This research was supported by Grant F0015/1999 to Tommy Gärling from the Swedish Council for Working Life and Social Research. The authors thank Amelie Gamble for conducting the telephone interviews, and Henrik Svedsäter for assistance with the statistical analyses.
Social Comparison and Consumer Behavior: When Feeling Richer or Poorer Than Others Is More Important Than Being So1
Article first published online: 31 JUL 2006
Journal of Applied Social Psychology
Volume 35, Issue 6, pages 1206–1222, June 2005
How to Cite
Karlsson, N., Gärling, T., Dellgran, P. and Klingander, B. (2005), Social Comparison and Consumer Behavior: When Feeling Richer or Poorer Than Others Is More Important Than Being So. Journal of Applied Social Psychology, 35: 1206–1222. doi: 10.1111/j.1559-1816.2005.tb02167.x
- Issue published online: 31 JUL 2006
- Article first published online: 31 JUL 2006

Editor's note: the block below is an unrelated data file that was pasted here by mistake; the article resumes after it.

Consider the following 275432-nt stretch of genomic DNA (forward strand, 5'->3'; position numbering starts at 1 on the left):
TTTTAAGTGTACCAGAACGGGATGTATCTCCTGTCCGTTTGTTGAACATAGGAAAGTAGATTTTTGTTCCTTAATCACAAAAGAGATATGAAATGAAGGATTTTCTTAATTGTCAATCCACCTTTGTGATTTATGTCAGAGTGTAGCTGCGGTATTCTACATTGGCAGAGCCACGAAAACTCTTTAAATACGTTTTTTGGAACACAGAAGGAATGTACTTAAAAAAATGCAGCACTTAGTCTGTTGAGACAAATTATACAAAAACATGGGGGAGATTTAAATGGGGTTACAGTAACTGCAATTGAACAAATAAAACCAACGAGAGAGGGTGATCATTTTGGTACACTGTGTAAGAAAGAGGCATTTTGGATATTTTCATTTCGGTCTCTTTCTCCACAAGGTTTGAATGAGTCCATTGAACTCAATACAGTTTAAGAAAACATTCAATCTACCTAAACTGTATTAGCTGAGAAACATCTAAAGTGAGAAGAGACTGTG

The present study investigates how households’ social comparisons of their economic situation affect purchase decisions. In structured telephone interviews, participants (n= 109) answered questions about purchases of durable goods and groceries. In line with the hypothesis, social comparisons had an effect on purchase decisions of durable goods when controlling for actual economic situation. Households that considered themselves to be worse off economically than others reported fewer purchases of durable goods, perceived the impact on their economy of their latest purchase to be greater, and planned purchases more carefully than did households that considered themselves better off economically than others. Also in line with the hypothesis, for purchases of groceries, households’ actual economic situation was more important than social comparisons.